Translating evidence to practice: a systematic and clinical analysis of bone health in phenylketonuria Open Access

Coakley, Katie (2015)

Permanent URL:


Since the 1960s, newborn screening has allowed early detection of phenylketonuria (PKU), an inborn error of metabolism characterized by the inability to break down phenylalanine. Patients are treated immediately and for life with a low-protein diet and elemental medical food. Secondary effects of PKU are surfacing including low bone mineral density (BMD). A systematic review of 13 studies examining BMD in early-treated patients found lower mean BMD Z-score than normal, but within normal range defined by the International Society for Clinical Densitometry (ISCD) as Z-scores>-2. Most studies used incorrectly applied definitions for osteopenia and osteoporosis. To assess characteristics associated with BMD Z-score in patients with PKU, a study of 88 patients was conducted. BMD Z-score was positively associated with dietary vitamin D, calcium and medical food intake and compliance with medical food prescription. BMD Z-score was negatively correlated with dietary carbohydrate, sugar, caffeine, glycemic load and prescribed medical food. Models were developed to estimate BMD Z-score using predictors significantly correlated with BMD Z-score (p-value<0.10) and estimates were compared to DXA Z-scores. One model predicted Z-scores with 66.7% sensitivity and an AUC of 0.83 and included medical food compliance, medical food intake, caffeine intake, and blood bone-specific alkaline-phosphatase. The model must be validated in a separate set of patients before being used clinically to screen for patients that need DXA scans. Primary data were collected from 44 patients with PKU to examine unreported exposures, bone turnover markers (BTM), and BMD. All patients had normal BMD; however, 67% had elevated bone resorption but normal formation suggesting uncoupling of bone turnover. Nutrient intake met requirements for nutrients except vitamin D. The majority of protein, vitamin D, calcium and zinc intake came from medical food. Two dietary patterns were developed and the pattern considered compliant with medical food was associated with lower bone turnover. Physical activity was not associated with BTM or BMD. Together, results suggest BMD is not as compromised as hypothesized in patient with PKU, and well within the normal range for age and sex. Dietary intake and body composition drive variation in BMD instead of PKU related factors like phenylalanine concentrations.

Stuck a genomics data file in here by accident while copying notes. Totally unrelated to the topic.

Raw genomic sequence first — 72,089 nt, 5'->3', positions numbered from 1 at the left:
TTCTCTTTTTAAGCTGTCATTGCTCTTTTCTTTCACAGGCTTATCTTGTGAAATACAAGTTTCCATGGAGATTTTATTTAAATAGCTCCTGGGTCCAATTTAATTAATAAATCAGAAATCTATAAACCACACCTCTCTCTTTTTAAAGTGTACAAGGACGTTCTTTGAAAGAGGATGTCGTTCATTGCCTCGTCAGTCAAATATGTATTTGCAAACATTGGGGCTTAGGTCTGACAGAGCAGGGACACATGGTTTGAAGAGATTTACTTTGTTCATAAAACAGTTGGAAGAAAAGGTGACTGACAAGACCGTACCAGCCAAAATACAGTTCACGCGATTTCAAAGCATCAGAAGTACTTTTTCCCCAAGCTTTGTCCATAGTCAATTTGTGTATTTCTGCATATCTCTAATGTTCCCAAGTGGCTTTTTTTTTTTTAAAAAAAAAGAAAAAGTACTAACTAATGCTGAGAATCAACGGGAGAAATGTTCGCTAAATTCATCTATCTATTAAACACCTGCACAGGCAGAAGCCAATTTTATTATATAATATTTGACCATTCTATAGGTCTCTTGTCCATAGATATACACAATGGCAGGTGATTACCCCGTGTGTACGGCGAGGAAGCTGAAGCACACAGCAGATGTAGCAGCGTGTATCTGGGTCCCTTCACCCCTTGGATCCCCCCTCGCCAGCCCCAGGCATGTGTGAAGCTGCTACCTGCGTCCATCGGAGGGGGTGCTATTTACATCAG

Table of Contents

Chapter 1. Introduction. 1

1.1 Background and Significance. 1

1.2 Focus of the Investigation. 10

Chapter 2. Nutrition management of patients with phenylketonuria. 12

2.1 Overall Goals of Treatment1. 12

2.2 Phenylalanine Tolerance and Medical Food Prescription. 12

2.3 Nutrition Management over the Lifespan. 15

2.4 Medical Treatment Options. 18

2.5 Other Considerations. 19

Chapter 3. Methods. 22

3.1 Literature Review. 22

3.2 Reporting of Bone Health in the Literature. 25

3.3 Developing a Predictive Model to Estimate BMD. 28

3.4 Survey of Metabolic Dietitians to Assess Current Monitoring of Bone Health. 29

3.5 Primary Data Collection. 30

3.6 Dissertation Hypotheses. 32

Chapter 4. Bone health in phenylketonuria: a systematic review and meta-analysis. 35

4.1 Abstract. 36

4.2 Introduction. 37

4.3 Materials and Methods. 39

4.4 Results. 51

4.5 Discussion. 72

4.6 References. 81

Chapter 5. Modeling correlates of low bone mineral density in patients with

phenylalanine hydroxylase deficiency. 85

5.1 Abstract. 86

5.2 Introduction. 87

5.3 Methods. 90

5.4 Results. 94

5.5 Conclusions. 97

5.6 References. 111

5.7 Other Important Results. 115

Chapter 6. Relationship between dietary intake and source of nutrition on bone health in patients with PKU. 122

6.1 Abstract. 123

6.2 Introduction. 124

6.3 Patients and Methods. 128

6.4 Results. 135

6.5 Conclusions and References. 151

6.6 References. 161

Chapter 7. Discussion of Results and Conclusions. 166

7.1 Assumptions and Limitations. 168

7.2 External Validation of Predictive Models. 171

7.3 Clinical Implications for Patients with PKU. 172

7.4 Future Research. 173

7.5 Next Steps. 174

7.6 Final Conclusion. 174

Cited Literature. 176

About this Dissertation

Rights statement
  • Permission granted by the author to include this thesis or dissertation in this repository. All rights reserved by the author. Please contact the author for information regarding the reproduction and use of this thesis or dissertation.
  • English
Research Field
Committee Chair / Thesis Advisor
Committee Members
Last modified

Primary PDF

Supplemental Files